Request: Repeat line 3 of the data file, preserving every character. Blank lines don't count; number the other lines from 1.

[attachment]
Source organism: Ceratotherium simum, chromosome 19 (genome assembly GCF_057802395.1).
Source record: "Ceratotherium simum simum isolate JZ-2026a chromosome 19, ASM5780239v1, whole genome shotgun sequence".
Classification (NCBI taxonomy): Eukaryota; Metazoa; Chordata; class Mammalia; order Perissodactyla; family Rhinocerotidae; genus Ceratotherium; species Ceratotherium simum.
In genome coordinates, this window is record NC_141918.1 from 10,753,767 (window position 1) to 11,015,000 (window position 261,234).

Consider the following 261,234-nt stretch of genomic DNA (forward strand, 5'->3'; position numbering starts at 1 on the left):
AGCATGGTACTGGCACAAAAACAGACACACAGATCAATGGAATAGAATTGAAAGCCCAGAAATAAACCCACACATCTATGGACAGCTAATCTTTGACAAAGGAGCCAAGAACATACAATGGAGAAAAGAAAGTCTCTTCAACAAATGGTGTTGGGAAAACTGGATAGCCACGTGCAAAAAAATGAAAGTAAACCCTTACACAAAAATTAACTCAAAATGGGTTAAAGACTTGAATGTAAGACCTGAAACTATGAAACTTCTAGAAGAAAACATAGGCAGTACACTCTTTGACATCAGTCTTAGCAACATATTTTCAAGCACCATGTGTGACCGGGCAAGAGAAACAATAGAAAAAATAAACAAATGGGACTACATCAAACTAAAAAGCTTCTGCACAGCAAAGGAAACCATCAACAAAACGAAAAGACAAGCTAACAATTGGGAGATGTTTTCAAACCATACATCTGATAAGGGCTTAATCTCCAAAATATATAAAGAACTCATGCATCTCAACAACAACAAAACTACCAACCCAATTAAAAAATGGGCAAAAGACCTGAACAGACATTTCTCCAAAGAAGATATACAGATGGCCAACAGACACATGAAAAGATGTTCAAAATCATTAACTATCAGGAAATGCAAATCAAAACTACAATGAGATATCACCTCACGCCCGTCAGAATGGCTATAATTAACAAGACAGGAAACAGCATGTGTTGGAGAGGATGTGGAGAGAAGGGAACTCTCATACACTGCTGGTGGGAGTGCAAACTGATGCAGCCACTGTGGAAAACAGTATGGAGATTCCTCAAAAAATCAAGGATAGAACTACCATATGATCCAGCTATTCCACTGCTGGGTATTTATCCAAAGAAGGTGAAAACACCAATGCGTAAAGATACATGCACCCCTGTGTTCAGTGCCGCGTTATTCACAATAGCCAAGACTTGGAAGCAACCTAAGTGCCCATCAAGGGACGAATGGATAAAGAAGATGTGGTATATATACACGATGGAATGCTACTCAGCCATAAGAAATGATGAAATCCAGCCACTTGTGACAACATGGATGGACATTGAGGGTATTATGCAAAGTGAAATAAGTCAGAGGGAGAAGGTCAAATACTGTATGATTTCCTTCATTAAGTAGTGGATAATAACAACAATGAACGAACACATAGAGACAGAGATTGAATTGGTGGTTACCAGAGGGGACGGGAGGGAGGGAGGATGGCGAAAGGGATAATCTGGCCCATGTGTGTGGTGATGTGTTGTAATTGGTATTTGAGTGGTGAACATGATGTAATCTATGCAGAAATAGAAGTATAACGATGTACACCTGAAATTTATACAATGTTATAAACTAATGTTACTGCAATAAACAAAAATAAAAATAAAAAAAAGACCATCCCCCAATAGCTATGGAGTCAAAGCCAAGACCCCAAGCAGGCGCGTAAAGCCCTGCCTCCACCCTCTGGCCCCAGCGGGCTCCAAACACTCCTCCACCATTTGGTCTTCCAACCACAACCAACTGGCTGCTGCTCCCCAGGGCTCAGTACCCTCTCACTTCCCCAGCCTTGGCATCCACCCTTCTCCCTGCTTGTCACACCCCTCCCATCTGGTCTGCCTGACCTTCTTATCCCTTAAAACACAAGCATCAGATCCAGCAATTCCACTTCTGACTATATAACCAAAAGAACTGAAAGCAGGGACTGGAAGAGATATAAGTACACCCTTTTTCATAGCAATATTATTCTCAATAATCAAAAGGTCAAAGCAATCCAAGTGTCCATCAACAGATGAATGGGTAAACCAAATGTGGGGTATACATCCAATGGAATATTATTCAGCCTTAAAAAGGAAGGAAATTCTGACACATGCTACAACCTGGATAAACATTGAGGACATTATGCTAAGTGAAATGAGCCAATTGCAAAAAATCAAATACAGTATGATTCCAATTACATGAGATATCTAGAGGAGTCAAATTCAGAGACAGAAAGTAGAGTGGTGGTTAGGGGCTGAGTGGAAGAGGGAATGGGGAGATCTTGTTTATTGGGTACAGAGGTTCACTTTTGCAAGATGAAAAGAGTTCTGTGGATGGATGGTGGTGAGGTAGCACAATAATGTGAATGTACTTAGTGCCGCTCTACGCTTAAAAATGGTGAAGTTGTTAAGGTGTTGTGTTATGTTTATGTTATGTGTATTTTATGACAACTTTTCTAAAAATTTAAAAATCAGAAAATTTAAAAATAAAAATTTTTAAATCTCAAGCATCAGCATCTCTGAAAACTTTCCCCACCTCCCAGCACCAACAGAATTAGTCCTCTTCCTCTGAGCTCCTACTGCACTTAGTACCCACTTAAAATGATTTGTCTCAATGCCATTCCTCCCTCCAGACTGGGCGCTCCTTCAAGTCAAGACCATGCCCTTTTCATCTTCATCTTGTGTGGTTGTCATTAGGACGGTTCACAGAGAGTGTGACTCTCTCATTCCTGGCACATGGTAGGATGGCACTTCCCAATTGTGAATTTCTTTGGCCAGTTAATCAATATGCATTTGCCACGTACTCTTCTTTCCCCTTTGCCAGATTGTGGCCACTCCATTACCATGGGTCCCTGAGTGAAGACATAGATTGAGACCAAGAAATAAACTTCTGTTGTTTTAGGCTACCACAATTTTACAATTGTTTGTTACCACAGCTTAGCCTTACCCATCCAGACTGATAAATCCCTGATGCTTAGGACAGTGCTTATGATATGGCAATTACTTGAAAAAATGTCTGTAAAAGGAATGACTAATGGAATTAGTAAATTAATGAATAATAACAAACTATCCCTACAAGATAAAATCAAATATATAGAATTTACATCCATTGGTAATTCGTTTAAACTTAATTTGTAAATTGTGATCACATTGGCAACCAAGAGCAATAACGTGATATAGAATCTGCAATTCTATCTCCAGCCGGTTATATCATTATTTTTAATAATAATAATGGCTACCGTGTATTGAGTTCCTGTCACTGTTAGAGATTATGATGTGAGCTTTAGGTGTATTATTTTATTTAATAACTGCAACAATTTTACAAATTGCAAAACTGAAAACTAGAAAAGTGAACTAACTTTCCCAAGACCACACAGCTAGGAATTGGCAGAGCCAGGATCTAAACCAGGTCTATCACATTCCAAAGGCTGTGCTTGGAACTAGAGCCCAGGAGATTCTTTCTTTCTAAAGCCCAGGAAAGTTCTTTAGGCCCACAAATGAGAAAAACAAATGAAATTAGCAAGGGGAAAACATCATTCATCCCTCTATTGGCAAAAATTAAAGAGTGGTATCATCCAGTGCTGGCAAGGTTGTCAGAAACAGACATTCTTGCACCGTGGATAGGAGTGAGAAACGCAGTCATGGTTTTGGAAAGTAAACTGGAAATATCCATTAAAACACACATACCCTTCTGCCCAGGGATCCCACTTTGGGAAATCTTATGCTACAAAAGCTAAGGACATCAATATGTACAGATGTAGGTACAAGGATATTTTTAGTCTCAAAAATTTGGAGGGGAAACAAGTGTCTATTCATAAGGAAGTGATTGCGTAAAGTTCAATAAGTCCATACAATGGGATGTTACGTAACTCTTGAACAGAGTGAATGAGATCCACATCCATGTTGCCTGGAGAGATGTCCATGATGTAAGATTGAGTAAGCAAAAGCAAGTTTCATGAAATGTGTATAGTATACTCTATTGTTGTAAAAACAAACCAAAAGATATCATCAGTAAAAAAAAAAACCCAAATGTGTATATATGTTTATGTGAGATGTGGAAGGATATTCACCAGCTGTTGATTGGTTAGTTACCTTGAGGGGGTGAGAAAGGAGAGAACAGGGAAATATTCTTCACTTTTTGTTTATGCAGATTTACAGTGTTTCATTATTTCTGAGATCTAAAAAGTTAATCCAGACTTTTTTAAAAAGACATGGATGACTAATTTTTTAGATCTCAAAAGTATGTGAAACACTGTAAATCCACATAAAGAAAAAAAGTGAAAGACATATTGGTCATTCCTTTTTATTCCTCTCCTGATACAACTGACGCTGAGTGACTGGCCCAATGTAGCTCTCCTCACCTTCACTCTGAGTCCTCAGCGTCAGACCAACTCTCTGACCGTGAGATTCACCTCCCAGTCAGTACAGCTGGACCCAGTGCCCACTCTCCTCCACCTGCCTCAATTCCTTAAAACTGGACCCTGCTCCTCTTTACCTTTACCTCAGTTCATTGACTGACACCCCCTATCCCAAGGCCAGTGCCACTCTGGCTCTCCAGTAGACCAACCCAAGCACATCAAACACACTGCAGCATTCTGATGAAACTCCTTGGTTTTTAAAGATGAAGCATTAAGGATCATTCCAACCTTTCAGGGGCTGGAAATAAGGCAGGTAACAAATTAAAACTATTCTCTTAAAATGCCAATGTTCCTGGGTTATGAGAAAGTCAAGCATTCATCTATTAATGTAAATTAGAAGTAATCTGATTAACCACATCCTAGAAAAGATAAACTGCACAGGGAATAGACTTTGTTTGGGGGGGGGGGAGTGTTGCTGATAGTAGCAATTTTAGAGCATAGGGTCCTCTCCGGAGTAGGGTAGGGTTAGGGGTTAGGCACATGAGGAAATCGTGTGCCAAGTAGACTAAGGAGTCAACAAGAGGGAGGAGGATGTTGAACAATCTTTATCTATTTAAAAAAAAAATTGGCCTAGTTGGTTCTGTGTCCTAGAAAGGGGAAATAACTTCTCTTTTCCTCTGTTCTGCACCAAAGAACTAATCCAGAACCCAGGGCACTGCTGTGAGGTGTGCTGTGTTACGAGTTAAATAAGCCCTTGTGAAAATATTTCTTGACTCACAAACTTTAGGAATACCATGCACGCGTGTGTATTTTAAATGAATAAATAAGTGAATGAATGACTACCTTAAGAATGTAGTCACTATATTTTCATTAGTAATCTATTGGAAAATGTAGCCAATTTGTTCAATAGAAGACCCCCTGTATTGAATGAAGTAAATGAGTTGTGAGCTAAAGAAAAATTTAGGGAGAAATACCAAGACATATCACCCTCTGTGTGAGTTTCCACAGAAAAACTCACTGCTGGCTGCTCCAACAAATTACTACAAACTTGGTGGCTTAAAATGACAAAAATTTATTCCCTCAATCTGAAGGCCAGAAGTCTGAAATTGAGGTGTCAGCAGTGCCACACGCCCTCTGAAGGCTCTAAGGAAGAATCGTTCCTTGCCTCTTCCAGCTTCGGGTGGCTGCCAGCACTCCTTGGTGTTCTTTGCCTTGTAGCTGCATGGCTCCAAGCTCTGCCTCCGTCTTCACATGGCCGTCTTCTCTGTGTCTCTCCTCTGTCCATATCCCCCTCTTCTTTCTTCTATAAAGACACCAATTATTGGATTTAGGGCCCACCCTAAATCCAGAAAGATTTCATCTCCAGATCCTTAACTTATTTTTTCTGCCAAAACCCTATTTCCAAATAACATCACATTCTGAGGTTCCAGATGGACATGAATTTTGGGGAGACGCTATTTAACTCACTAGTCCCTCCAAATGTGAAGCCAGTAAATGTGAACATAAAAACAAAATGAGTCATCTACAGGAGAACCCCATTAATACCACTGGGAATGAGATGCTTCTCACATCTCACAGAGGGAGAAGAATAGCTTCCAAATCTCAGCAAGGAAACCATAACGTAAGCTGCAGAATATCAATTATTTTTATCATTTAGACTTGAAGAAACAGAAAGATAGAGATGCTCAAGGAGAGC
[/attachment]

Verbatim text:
Classification (NCBI taxonomy): Eukaryota; Metazoa; Chordata; class Mammalia; order Perissodactyla; family Rhinocerotidae; genus Ceratotherium; species Ceratotherium simum.